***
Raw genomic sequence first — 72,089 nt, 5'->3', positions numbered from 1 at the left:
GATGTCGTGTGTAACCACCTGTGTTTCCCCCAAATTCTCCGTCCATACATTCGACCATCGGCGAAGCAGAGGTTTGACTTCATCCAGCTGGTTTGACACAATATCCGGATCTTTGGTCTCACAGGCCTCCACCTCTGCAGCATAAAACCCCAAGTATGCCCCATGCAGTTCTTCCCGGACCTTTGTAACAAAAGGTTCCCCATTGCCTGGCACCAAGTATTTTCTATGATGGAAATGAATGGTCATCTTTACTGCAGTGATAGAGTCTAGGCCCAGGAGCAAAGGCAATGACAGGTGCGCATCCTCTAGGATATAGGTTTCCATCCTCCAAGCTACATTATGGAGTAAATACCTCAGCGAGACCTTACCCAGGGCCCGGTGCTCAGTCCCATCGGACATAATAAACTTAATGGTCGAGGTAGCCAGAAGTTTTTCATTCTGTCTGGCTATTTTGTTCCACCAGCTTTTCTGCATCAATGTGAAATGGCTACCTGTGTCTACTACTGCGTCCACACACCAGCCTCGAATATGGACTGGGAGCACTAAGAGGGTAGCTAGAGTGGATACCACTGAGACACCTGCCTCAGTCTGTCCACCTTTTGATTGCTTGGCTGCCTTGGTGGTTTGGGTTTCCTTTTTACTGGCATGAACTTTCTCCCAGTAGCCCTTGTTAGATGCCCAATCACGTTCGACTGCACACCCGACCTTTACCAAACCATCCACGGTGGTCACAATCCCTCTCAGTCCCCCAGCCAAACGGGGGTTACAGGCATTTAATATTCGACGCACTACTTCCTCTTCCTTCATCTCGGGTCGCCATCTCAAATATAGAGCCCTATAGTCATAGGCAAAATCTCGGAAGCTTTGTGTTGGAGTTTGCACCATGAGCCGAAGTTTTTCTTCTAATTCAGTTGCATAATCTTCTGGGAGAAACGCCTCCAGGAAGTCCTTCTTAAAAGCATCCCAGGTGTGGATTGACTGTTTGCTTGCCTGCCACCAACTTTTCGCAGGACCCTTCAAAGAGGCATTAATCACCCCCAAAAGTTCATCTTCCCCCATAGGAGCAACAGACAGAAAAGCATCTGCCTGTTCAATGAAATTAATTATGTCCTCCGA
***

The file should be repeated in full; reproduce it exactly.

Raw genomic sequence first — 72,089 nt, 5'->3', positions numbered from 1 at the left:
GATGTCGTGTGTAACCACCTGTGTTTCCCCCAAATTCTCCGTCCATACATTCGACCATCGGCGAAGCAGAGGTTTGACTTCATCCAGCTGGTTTGACACAATATCCGGATCTTTGGTCTCACAGGCCTCCACCTCTGCAGCATAAAACCCCAAGTATGCCCCATGCAGTTCTTCCCGGACCTTTGTAACAAAAGGTTCCCCATTGCCTGGCACCAAGTATTTTCTATGATGGAAATGAATGGTCATCTTTACTGCAGTGATAGAGTCTAGGCCCAGGAGCAAAGGCAATGACAGGTGCGCATCCTCTAGGATATAGGTTTCCATCCTCCAAGCTACATTATGGAGTAAATACCTCAGCGAGACCTTACCCAGGGCCCGGTGCTCAGTCCCATCGGACATAATAAACTTAATGGTCGAGGTAGCCAGAAGTTTTTCATTCTGTCTGGCTATTTTGTTCCACCAGCTTTTCTGCATCAATGTGAAATGGCTACCTGTGTCTACTACTGCGTCCACACACCAGCCTCGAATATGGACTGGGAGCACTAAGAGGGTAGCTAGAGTGGATACCACTGAGACACCTGCCTCAGTCTGTCCACCTTTTGATTGCTTGGCTGCCTTGGTGGTTTGGGTTTCCTTTTTACTGGCATGAACTTTCTCCCAGTAGCCCTTGTTAGATGCCCAATCACGTTCGACTGCACACCCGACCTTTACCAAACCATCCACGGTGGTCACAATCCCTCTCAGTCCCCCAGCCAAACGGGGGTTACAGGCATTTAATATTCGACGCACTACTTCCTCTTCCTTCATCTCGGGTCGCCATCTCAAATATAGAGCCCTATAGTCATAGGCAAAATCTCGGAAGCTTTGTGTTGGAGTTTGCACCATGAGCCGAAGTTTTTCTTCTAATTCAGTTGCATAATCTTCTGGGAGAAACGCCTCCAGGAAGTCCTTCTTAAAAGCATCCCAGGTGTGGATTGACTGTTTGCTTGCCTGCCACCAACTTTTCGCAGGACCCTTCAAAGAGGCATTAATCACCCCCAAAAGTTCATCTTCCCCCATAGGAGCAACAGACAGAAAAGCATCTGCCTGTTCAATGAAATTAATTATGTCCTCCGA